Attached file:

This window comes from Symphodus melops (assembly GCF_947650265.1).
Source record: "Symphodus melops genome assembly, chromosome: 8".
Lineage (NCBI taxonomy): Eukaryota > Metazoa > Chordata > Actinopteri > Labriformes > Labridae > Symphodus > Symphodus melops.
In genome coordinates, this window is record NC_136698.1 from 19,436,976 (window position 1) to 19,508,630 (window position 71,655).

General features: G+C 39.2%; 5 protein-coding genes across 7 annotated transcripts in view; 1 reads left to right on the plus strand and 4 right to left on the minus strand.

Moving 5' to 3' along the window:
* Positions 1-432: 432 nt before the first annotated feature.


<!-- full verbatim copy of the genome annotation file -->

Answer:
This window comes from Symphodus melops (assembly GCF_947650265.1).
Source record: "Symphodus melops genome assembly, chromosome: 8".
Lineage (NCBI taxonomy): Eukaryota > Metazoa > Chordata > Actinopteri > Labriformes > Labridae > Symphodus > Symphodus melops.
In genome coordinates, this window is record NC_136698.1 from 19,436,976 (window position 1) to 19,508,630 (window position 71,655).

General features: G+C 39.2%; 5 protein-coding genes across 7 annotated transcripts in view; 1 reads left to right on the plus strand and 4 right to left on the minus strand.

Moving 5' to 3' along the window:
* Positions 1-432: 432 nt before the first annotated feature.